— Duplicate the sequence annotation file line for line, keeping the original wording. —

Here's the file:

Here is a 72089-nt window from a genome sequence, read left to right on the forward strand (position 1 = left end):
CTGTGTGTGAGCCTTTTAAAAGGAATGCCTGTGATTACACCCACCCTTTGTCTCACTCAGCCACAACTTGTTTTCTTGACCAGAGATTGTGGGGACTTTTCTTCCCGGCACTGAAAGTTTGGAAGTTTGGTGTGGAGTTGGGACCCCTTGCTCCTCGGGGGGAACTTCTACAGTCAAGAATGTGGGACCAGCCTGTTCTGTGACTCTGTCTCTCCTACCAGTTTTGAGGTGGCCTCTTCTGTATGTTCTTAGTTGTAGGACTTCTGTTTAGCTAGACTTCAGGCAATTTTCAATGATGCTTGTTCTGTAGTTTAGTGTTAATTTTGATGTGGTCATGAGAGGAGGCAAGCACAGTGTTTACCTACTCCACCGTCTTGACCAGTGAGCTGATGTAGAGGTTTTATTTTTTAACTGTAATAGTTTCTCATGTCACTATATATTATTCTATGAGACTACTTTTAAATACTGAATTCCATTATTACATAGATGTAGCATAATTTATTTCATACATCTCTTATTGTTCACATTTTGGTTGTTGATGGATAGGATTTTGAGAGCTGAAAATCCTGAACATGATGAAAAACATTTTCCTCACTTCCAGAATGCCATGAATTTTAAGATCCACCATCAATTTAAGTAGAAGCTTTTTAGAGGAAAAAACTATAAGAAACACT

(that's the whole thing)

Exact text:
Here is a 72089-nt window from a genome sequence, read left to right on the forward strand (position 1 = left end):
CTGTGTGTGAGCCTTTTAAAAGGAATGCCTGTGATTACACCCACCCTTTGTCTCACTCAGCCACAACTTGTTTTCTTGACCAGAGATTGTGGGGACTTTTCTTCCCGGCACTGAAAGTTTGGAAGTTTGGTGTGGAGTTGGGACCCCTTGCTCCTCGGGGGGAACTTCTACAGTCAAGAATGTGGGACCAGCCTGTTCTGTGACTCTGTCTCTCCTACCAGTTTTGAGGTGGCCTCTTCTGTATGTTCTTAGTTGTAGGACTTCTGTTTAGCTAGACTTCAGGCAATTTTCAATGATGCTTGTTCTGTAGTTTAGTGTTAATTTTGATGTGGTCATGAGAGGAGGCAAGCACAGTGTTTACCTACTCCACCGTCTTGACCAGTGAGCTGATGTAGAGGTTTTATTTTTTAACTGTAATAGTTTCTCATGTCACTATATATTATTCTATGAGACTACTTTTAAATACTGAATTCCATTATTACATAGATGTAGCATAATTTATTTCATACATCTCTTATTGTTCACATTTTGGTTGTTGATGGATAGGATTTTGAGAGCTGAAAATCCTGAACATGATGAAAAACATTTTCCTCACTTCCAGAATGCCATGAATTTTAAGATCCACCATCAATTTAAGTAGAAGCTTTTTAGAGGAAAAAACTATAAGAAACACT